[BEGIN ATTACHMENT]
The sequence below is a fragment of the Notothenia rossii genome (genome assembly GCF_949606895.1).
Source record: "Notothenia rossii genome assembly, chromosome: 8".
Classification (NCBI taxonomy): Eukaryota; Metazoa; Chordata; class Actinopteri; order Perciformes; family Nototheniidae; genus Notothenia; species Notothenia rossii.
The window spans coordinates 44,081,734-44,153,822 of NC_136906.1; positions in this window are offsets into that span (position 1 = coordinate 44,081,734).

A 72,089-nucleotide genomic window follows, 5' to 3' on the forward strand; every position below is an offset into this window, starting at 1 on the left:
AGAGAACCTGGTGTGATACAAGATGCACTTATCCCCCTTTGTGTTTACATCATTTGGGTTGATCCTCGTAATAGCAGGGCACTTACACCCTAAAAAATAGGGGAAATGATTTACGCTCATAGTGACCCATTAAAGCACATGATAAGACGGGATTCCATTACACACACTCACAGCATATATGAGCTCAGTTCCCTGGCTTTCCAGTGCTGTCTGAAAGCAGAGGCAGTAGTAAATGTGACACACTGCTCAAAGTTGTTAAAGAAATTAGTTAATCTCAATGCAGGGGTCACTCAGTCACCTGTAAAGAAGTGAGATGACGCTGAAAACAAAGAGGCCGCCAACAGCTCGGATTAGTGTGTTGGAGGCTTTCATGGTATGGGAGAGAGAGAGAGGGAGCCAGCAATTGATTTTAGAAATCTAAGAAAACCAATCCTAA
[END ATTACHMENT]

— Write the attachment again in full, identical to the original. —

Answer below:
The sequence below is a fragment of the Notothenia rossii genome (genome assembly GCF_949606895.1).
Source record: "Notothenia rossii genome assembly, chromosome: 8".
Classification (NCBI taxonomy): Eukaryota; Metazoa; Chordata; class Actinopteri; order Perciformes; family Nototheniidae; genus Notothenia; species Notothenia rossii.
The window spans coordinates 44,081,734-44,153,822 of NC_136906.1; positions in this window are offsets into that span (position 1 = coordinate 44,081,734).

A 72,089-nucleotide genomic window follows, 5' to 3' on the forward strand; every position below is an offset into this window, starting at 1 on the left:
AGAGAACCTGGTGTGATACAAGATGCACTTATCCCCCTTTGTGTTTACATCATTTGGGTTGATCCTCGTAATAGCAGGGCACTTACACCCTAAAAAATAGGGGAAATGATTTACGCTCATAGTGACCCATTAAAGCACATGATAAGACGGGATTCCATTACACACACTCACAGCATATATGAGCTCAGTTCCCTGGCTTTCCAGTGCTGTCTGAAAGCAGAGGCAGTAGTAAATGTGACACACTGCTCAAAGTTGTTAAAGAAATTAGTTAATCTCAATGCAGGGGTCACTCAGTCACCTGTAAAGAAGTGAGATGACGCTGAAAACAAAGAGGCCGCCAACAGCTCGGATTAGTGTGTTGGAGGCTTTCATGGTATGGGAGAGAGAGAGAGGGAGCCAGCAATTGATTTTAGAAATCTAAGAAAACCAATCCTAA